The Viet Cong were created, then, inadvertently, by the CIA and the Vatican. As South Vietnamese natives, the Viet Cong should have been counted among those whom the “US was ostensibly there to protect from Communist aggression” if such aggression had been actual. The Viet Cong were created as a direct result of the displacement of the Ancestor Worshipping Indigenous People of South Vietnam by the injection of “foreigners” into their land.

 

A distinction between the Vietminh and the Viet Cong is in order, too.

 

The Vietminh were indigenous to North Vietnam, were fiercely Nationalistic, and fiercely opposed to French Colonialism, as was their right! The Vietminh ideology was primarily anti-French Colonialism, rather than pro-Communism, at the start. They eventually were dominated by Communists, but the turning of the Vietminh toward Communism is arguably an unintended consequence of French Colonialism rather than a result of expansionism by the Sino-Soviet bloc.

 

JFK never favored a war in Vietnam

 

john_f_kennedy.jpg

In a speech delivered in 1954, then Senator John F. Kennedy, expressed in the strongest of terms, his objections to American involvement in Vietnam. He referenced an earlier speech he had given while a member of the House of Representatives following his trip to Indochina in November of 1951, in which he stated:

 

“In Indochina we have allied ourselves to the desperate effort of a French regime to hang on to the remnants of empire. There is no broad, general support of the native Vietnam Government among the people of that area. To check the southern drive of communism makes sense but not only through reliance on the force of arms. The task is rather to build strong native non-Communist sentiment within these areas and rely on that as a spearhead of defense rather than upon the legions of General de Lattre. To do this apart from and in defiance of innately nationalistic aims spells foredoomed failure.”

 

LBJ’s War: Vietnam


LBJ.jpg

 

The waters became very muddied as the Vietminh began sending aid to the Viet Cong. American propaganda would have had the world believe that the “Communist North Vietnamese” were actually the result of Soviet and/or Chinese Communist expansion. That was false. The Vietminh initially had no ties to Soviet or Chinese Communism. They simply wanted to rid themselves of French Imperialism.

 

 

 

Quick review:

 

The Vietminh were Northern Vietnamese natives who were fiercely anti-French and were violently opposed to French domination. They eventually were dominated by Communists but only because it was from Communists (the Soviets) that they garnered support in their resistance of the French. In other words: The French were indirectly responsible for turning North Vietnam’s “Vietminh” to Communism.

 

The Viet Cong were South Vietnamese natives who NEVER were–nor did they ever become–Communists. Rather they were among the indigenous people of South Vietnam who were displaced by the migration of over ONE MILLION ONE HUNDRED THOUSAND “North Vietnamese Catholic refugees” from the Gulf of Tonkin Region.  When the South Vietnamese natives were driven from their ancestral villages, land, and livelihoods they resorted to their only remaining option: Banditry. Later they began to resist the US Government installed regime of President Diem whose tyrannical method of governance included the oppression of all religions except for Roman Catholicism. He was particularly cruel to Buddhists.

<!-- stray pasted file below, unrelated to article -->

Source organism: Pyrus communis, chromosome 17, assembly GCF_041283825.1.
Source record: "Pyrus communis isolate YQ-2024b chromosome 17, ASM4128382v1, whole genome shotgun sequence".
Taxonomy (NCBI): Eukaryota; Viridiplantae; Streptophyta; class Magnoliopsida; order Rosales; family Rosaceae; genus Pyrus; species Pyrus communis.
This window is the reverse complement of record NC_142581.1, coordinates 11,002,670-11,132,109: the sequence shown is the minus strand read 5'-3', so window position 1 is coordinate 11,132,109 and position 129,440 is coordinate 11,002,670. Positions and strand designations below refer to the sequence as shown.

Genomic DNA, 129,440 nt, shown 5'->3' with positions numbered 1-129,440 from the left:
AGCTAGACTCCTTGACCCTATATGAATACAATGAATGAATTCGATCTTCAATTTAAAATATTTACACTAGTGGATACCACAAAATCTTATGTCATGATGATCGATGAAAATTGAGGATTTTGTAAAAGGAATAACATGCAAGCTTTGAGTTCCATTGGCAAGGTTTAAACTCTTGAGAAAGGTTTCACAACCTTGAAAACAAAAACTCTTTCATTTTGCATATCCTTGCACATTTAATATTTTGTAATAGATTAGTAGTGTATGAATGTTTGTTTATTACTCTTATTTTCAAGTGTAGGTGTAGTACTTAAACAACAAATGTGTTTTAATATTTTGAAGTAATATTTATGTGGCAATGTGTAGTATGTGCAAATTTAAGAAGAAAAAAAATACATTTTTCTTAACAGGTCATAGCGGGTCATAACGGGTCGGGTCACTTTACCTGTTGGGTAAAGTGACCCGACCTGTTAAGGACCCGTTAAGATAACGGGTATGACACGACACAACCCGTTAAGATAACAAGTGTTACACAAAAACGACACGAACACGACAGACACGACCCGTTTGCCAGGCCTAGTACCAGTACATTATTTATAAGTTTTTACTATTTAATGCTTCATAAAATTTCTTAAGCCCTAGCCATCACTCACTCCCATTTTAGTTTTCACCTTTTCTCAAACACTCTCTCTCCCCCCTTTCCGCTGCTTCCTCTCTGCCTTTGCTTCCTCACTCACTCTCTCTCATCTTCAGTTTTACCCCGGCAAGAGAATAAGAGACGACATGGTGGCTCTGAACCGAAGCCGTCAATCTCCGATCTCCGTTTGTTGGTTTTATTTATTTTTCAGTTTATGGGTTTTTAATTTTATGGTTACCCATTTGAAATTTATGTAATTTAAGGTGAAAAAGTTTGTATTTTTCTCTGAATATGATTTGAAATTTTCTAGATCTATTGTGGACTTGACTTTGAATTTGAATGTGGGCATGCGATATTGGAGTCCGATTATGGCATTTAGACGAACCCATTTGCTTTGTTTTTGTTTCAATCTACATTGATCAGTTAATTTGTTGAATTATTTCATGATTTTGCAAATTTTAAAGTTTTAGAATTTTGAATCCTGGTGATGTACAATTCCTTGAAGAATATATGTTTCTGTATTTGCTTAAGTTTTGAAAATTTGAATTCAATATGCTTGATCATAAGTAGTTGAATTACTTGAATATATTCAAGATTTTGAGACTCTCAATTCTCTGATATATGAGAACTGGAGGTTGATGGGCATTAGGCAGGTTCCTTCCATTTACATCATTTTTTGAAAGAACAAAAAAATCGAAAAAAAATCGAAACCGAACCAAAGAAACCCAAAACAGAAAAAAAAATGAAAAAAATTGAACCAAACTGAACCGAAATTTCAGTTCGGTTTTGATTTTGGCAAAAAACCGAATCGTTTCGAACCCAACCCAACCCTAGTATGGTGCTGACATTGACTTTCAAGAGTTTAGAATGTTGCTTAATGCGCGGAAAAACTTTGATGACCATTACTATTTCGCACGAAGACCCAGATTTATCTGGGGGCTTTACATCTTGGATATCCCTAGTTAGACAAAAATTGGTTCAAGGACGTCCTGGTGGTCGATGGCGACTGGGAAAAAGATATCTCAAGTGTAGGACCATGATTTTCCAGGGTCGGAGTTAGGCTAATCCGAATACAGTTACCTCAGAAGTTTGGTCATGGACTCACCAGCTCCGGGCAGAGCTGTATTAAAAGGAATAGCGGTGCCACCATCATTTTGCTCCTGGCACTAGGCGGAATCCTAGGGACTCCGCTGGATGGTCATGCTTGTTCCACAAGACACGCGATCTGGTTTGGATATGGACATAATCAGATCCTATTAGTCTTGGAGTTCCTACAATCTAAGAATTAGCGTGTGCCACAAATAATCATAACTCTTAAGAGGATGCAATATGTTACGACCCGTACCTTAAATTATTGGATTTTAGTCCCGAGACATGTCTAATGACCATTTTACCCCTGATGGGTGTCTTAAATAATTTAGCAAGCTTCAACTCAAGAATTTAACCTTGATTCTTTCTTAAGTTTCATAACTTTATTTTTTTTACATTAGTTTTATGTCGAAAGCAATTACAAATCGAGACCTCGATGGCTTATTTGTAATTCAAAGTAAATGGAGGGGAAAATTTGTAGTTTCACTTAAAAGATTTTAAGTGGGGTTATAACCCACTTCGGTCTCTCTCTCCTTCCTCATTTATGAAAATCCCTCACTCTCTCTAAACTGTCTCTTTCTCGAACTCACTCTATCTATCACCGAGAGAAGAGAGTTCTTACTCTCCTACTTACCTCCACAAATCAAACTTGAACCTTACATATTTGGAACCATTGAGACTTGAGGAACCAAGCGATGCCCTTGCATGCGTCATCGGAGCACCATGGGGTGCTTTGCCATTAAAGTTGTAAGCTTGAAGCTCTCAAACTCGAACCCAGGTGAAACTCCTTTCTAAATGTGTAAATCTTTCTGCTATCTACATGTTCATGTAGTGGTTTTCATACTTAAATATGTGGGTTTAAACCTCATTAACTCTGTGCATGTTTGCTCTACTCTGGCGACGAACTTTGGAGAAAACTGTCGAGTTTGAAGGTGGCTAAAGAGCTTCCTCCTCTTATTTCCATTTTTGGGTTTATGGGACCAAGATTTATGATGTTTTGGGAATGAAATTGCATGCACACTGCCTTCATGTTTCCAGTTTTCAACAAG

As the conflict was extended, the indigenous people of South Vietnam, who were displaced as a direct result of the CIA’s “migration” program aka: “The Saigon Military Mission,” formed groups in order to SURVIVE. These groups went guerrilla and fought a jungle war the likes of which we had never before encountered. This group became known as the Viet Cong.

The Viet Cong and the Vietminh had nothing in common, except for their mutual desire to rid their native land of external aggression. The Vietminh wanted the French out and used the Soviets to that end. The Viet Cong had a more difficult task: They wanted their home back even more than they wanted the US out.

 

Vietnam has survived for more than 2,000 years and counting. History will record this war as a small, but very costly (in terms of lives lost and culture suppressed) blip on the Vietnamese radar.

 

And perhaps, it is among the biggest military blunders of any so-called superpower in the history of the world.

 

LBJs War: Vietnam

 

Was Vietnam a “Civil War?” In a word: No.

 

To make the point, if a ground war–in which ballistic missiles were not an option–took place between Canada and the US wouldn’t we expect that the fighting would break out near the border between the two countries? Wouldn’t skirmishes be expected to occur first at or near Seattle and Vancouver? Or maybe at or near the border between Windsor, Ontario, Canada and Detroit, Michigan, USA?

 

We wouldn’t expect that a ground war between the western regions of those two countries would originate in San Diego. Imagine Canadian guerrilla warfare units battling against San Diego National Guard troops near Sea World while the cities of Seattle and Vancouver were relatively unaffected!

 

Absurd. If such a ground war took place it would at least start on the border.

 

So why did the resistance to Diem’s Government of South Vietnam originate in the Delta Region of the South rather than at the border between North and South Vietnam at the 17th parallel?